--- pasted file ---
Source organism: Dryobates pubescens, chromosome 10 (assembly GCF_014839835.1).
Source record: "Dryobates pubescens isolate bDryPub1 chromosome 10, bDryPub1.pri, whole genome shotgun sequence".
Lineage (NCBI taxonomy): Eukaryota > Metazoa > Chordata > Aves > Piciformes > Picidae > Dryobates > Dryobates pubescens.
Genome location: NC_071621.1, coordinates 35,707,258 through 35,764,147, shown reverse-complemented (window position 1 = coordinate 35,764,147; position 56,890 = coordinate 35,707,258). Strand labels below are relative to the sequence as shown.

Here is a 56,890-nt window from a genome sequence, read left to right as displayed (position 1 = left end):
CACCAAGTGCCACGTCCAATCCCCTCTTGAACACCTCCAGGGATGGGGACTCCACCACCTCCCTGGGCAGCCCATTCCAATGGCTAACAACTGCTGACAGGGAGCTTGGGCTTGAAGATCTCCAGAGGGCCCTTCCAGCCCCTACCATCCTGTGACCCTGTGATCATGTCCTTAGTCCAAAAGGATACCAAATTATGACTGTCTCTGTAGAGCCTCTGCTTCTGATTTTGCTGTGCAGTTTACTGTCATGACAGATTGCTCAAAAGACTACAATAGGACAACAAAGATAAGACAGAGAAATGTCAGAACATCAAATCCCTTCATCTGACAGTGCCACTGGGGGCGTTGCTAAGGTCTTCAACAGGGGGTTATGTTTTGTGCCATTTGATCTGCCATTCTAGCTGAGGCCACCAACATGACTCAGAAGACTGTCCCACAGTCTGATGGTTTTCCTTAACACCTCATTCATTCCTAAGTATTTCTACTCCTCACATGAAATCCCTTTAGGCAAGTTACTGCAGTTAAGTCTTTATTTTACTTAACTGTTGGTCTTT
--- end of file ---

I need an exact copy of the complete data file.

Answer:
Source organism: Dryobates pubescens, chromosome 10 (assembly GCF_014839835.1).
Source record: "Dryobates pubescens isolate bDryPub1 chromosome 10, bDryPub1.pri, whole genome shotgun sequence".
Lineage (NCBI taxonomy): Eukaryota > Metazoa > Chordata > Aves > Piciformes > Picidae > Dryobates > Dryobates pubescens.
Genome location: NC_071621.1, coordinates 35,707,258 through 35,764,147, shown reverse-complemented (window position 1 = coordinate 35,764,147; position 56,890 = coordinate 35,707,258). Strand labels below are relative to the sequence as shown.

Here is a 56,890-nt window from a genome sequence, read left to right as displayed (position 1 = left end):
CACCAAGTGCCACGTCCAATCCCCTCTTGAACACCTCCAGGGATGGGGACTCCACCACCTCCCTGGGCAGCCCATTCCAATGGCTAACAACTGCTGACAGGGAGCTTGGGCTTGAAGATCTCCAGAGGGCCCTTCCAGCCCCTACCATCCTGTGACCCTGTGATCATGTCCTTAGTCCAAAAGGATACCAAATTATGACTGTCTCTGTAGAGCCTCTGCTTCTGATTTTGCTGTGCAGTTTACTGTCATGACAGATTGCTCAAAAGACTACAATAGGACAACAAAGATAAGACAGAGAAATGTCAGAACATCAAATCCCTTCATCTGACAGTGCCACTGGGGGCGTTGCTAAGGTCTTCAACAGGGGGTTATGTTTTGTGCCATTTGATCTGCCATTCTAGCTGAGGCCACCAACATGACTCAGAAGACTGTCCCACAGTCTGATGGTTTTCCTTAACACCTCATTCATTCCTAAGTATTTCTACTCCTCACATGAAATCCCTTTAGGCAAGTTACTGCAGTTAAGTCTTTATTTTACTTAACTGTTGGTCTTT